Notable Grantees: Kerry Tribe, Theaster Gates, LaToya Ruby Frazier, Natalie Bookchin, Zoe Leonard, Suzanne Lacy, Cory Arcangel, Nick Cave, Rebecca Solnit, Janine Antoni

[Fine Print]: Must be at least 25 years old, a working artist with at least five years professional experience, a U.S. citizen or legal resident, and not a full-time student.


John Simon Guggenheim Memorial Foundation Award
Who: Mid-career artists, writers, scientists, and scholars
When: Deadline is September 15 annually.
How Much: varies. Last year’s average was $37,000

The Guggenheim Foundation, founded by senator Simon Guggenheim in memory of his son, John, who died as a teenager, awards fellowships to artists and intellectuals who have “demonstrated exceptional capacity for productive scholarship or exceptional creative ability in the arts.” Out of the 3,500 to 4,000 applications they receive per year, the foundation dolls out approximately 220 fellowships.

Notable Grantees: Vito Acconci, Carl Andre, Eleanor Antin, Michael Asher, John Baldessari, George Grosz, Hans Haacke, Michael Heizer, Robert Irwin, Donald Judd, Kalup Linzy, Chris Martin, Hélio Oiticica, Dennis Oppenheim, Yvonne Rainer, Cindy Sherman, Eve Sussman, Bill Viola, Nari Ward, Lawrence Weiner, Doug Wheeler, Hannah Wilke, and Sue Williams

[Fine Print]: Applications must be geared towards a specific project.


The Lillian Orlowsky and William Freed Foundation Grant
Who: Painters who are 45 or older
When: Application materials become available August 1st, 2012
How Much: $5,000 to $30,000

The Lillian Orlowsky and William Freed Foundation awards grants to painters are 45 or older who demonstrate financial need. Applications are judged anonymously; and there are no reporting requirements or stipulations on how the prize money is spent.

[Fine Print]: The application must be either hand-delivered or sent via snail mail (you know those crazy 45-plus types!) Grant recipients are required to follow PAAM’s Credit and Publicity Requirements, whatever those might be.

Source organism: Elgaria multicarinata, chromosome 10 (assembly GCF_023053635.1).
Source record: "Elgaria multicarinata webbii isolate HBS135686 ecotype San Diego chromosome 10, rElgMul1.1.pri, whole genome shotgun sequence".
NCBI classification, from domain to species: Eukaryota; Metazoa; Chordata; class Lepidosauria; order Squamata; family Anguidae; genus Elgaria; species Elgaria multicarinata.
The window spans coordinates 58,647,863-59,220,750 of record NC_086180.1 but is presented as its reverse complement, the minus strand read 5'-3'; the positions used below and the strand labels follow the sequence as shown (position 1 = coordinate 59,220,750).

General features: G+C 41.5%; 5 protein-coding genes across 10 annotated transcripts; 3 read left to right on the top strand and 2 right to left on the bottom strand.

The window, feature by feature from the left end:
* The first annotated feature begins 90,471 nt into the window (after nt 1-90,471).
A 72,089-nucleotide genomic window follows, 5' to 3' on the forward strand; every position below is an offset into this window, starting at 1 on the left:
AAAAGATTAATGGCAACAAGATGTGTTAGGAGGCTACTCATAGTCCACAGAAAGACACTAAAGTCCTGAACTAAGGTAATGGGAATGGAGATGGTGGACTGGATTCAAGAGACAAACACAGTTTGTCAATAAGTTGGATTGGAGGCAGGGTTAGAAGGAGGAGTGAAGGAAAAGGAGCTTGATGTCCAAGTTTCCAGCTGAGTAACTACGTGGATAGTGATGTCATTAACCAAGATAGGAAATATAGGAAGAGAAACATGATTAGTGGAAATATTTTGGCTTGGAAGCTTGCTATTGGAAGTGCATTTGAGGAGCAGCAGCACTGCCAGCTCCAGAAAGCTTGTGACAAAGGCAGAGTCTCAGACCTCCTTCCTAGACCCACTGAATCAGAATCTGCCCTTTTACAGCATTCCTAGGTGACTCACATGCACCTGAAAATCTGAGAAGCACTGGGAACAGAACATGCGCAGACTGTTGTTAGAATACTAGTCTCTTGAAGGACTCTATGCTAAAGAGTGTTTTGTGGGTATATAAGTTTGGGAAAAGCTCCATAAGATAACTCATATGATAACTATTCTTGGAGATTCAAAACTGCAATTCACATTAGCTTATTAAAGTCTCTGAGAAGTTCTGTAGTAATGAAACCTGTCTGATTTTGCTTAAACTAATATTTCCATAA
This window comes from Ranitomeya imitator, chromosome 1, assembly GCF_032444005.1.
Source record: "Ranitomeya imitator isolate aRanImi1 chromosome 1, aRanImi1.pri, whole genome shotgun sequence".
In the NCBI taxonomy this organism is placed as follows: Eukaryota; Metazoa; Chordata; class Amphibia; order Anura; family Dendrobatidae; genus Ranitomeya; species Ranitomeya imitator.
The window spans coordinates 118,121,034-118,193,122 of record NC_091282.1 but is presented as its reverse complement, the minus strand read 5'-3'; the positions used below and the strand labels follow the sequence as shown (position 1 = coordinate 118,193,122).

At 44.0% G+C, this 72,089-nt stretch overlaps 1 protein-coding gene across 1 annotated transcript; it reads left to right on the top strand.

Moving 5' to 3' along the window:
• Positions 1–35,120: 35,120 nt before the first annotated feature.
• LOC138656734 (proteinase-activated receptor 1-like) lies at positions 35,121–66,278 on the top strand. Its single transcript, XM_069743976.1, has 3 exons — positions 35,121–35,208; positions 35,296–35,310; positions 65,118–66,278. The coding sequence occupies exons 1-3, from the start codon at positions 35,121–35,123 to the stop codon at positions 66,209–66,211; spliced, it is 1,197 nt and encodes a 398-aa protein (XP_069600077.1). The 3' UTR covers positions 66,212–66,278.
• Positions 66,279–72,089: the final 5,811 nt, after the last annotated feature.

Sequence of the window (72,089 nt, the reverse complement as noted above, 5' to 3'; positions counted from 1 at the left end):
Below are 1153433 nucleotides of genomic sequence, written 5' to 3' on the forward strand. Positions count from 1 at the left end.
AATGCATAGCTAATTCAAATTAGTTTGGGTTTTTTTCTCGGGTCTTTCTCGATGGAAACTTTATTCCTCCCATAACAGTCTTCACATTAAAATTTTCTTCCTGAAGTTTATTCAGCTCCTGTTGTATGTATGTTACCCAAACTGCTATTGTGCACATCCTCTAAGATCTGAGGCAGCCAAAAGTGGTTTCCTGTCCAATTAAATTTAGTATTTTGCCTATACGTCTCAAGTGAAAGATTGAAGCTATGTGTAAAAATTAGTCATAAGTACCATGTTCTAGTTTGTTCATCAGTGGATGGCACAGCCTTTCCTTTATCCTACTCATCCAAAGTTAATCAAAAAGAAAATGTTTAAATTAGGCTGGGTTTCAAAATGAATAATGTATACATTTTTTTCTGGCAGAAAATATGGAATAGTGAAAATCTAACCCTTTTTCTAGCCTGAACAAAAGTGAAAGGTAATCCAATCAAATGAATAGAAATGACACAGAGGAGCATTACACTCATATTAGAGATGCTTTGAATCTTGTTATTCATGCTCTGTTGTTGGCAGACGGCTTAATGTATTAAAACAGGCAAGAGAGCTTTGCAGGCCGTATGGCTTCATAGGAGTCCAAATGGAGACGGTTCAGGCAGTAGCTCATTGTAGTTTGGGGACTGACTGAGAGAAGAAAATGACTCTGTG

Library Fellows’ Award, National Museum of Women in the Arts
Who: Women who want to publish an artist book
When: Deadline is June 30th, 2012
How Much: Varies

Low and behold, there is money out there for very specific projects and mediums, artist books is among them. This award is given to women with artist book projects to be published in limited editions of 125 copies. Each fellow will receive a copy of the book and the grantees keep 25 copies. The books that are sold provide funds for the library and research center.

[Fine Print]: In order to maintain your position as a Library Fellow you are required to meet once annually, along with the other fellows, to review and discuss proposals from artists, and contribute $1,200 each year.


National Association of Latino Arts & Culture Grants
Who: Emerging to established Latino artists
When: Deadline is January 1
How Much: Project Grant, $1,000-$10,000; Fellowships, $1,000-$5,000; Master Artist Grant $10,000-$20,000